Scientists are close to solving a century-old mystery about the universe

Astrophysicists may be able to track where charged particles have come from

Adam Smith
Friday 15 July 2022 10:51 BST

Scientists have come one step closer to solving a 100 year-old mystery about the cosmic rays in our universe.

Astrophysicists have been trying to understand where charged particles, travelling nearly the speed of light and bombarding the Earth, come from.

These particles are incredibly difficult to track. The galaxy’s magnetic fields can deflect them during their journey through space because of their charge, making it impossible for them to know where they came from.

Another kind of particle, called neutrinos, could unlock this secret, however. Neutrinos are neutral particles produced by cosmic rays and could help pinpoint their origin, as they have very little mass and do not interact with matter.

In 2017, one of these neutrinos was found. Scientists used the IceCube Neutrino Observatory, deep in the South Pole, to track the particle back to a blazar called TXS 0506+056 – a galactic nuclei powered by a supermassive black hole.

Using data obtained by IceCube alongside a catalogue of what scientists believe to be blazars, associate professor Marco Ajello, from Clemson University, believe they have found a subset of blazars emitting these neutrinos. The chances of it being a coincidence, they say, are less than one in a million.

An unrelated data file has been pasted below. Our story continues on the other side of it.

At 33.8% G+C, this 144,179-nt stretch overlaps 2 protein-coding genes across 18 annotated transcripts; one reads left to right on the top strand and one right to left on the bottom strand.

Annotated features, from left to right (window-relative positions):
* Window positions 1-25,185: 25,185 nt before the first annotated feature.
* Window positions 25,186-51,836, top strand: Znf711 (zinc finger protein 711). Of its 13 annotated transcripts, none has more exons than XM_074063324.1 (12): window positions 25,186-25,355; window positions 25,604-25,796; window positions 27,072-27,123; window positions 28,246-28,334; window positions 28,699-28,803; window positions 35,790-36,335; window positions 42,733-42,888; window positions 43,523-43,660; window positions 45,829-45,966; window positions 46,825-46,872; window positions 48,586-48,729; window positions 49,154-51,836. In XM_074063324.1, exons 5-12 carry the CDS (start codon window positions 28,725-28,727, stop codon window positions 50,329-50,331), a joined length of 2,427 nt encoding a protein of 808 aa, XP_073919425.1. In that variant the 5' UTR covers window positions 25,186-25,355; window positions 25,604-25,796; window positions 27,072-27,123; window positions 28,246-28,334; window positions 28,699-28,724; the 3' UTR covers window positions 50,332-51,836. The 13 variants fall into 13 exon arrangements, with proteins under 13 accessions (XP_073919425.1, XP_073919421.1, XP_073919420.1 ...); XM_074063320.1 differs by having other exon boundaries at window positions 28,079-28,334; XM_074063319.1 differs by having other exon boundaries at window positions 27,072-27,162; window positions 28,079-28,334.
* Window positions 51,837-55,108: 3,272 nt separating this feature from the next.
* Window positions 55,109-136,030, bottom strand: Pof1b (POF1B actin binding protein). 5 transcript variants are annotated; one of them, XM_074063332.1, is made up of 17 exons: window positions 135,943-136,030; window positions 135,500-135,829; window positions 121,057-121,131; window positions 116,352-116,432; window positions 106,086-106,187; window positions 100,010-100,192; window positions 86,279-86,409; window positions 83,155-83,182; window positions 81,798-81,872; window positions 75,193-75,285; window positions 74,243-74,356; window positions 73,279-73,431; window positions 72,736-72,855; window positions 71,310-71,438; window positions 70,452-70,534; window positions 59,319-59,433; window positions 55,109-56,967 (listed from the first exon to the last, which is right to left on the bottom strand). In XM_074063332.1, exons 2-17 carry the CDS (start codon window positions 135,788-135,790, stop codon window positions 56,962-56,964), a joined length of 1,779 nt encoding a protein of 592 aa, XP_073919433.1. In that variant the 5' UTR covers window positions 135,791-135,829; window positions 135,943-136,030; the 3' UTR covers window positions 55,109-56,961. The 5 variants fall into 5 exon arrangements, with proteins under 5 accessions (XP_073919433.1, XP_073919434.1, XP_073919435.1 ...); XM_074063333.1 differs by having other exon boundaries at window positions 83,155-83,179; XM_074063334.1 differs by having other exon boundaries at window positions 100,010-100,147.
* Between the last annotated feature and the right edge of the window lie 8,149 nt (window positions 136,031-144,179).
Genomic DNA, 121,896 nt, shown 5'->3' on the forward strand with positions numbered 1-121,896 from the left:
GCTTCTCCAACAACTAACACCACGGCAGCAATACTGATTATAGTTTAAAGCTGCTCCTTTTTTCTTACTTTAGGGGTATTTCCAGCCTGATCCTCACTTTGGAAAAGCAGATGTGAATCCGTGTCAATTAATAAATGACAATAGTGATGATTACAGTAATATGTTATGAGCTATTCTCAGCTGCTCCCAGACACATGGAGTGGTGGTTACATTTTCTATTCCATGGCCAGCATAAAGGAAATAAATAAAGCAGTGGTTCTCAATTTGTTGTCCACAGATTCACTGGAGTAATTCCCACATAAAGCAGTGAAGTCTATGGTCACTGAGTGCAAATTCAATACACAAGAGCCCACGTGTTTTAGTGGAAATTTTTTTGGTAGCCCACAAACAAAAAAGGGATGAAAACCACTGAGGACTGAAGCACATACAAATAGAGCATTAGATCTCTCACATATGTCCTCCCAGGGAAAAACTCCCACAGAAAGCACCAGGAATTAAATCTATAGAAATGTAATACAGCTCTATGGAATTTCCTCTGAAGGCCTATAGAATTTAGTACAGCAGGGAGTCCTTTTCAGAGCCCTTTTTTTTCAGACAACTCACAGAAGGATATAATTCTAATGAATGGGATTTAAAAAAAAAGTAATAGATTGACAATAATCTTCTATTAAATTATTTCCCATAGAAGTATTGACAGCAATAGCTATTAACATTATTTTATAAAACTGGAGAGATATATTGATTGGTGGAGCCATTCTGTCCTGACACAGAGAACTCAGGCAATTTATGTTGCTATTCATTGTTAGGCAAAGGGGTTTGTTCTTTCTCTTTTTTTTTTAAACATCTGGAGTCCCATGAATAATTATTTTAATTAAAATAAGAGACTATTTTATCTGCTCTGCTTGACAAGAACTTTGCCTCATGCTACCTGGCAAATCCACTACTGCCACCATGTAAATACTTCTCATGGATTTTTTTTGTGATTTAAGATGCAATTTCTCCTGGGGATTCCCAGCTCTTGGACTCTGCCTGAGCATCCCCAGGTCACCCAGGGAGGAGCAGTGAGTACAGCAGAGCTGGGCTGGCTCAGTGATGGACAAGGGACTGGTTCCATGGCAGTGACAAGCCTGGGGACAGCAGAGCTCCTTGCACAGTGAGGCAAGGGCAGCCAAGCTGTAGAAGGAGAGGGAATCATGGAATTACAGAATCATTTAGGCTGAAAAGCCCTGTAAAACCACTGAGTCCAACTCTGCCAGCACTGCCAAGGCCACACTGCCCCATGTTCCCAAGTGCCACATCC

“We had a hint back then (in 2017), and now we have evidence,” Professor Ajello said.

“The results provide, for the first time, incontrovertible observational evidence that the sub-sample of PeVatron blazars are extragalactic neutrino sources and thus cosmic ray accelerators,” added Sara Buson from Julius-Maximilians-Universität (JMU) Würzburg in Bavaria.

Discovering these neutrinos is a major milestone in astrophysics, the researchers say, and studying the blazars will be able to help scientists work out what makes them good accelerators. Understanding other cosmic ‘messengers’, such as cosmic rays, neutrinos and gravitational waves, will give astrophysicists a greater baseline to study the universe than just using light.

“It’s like feeling, hearing and seeing at the same time. You’ll get a much better understanding,” Professor Ajello said.

“The same is true in astrophysics because the insight you have from multiple detections of different messengers is much more detailed than you can get from only light.”

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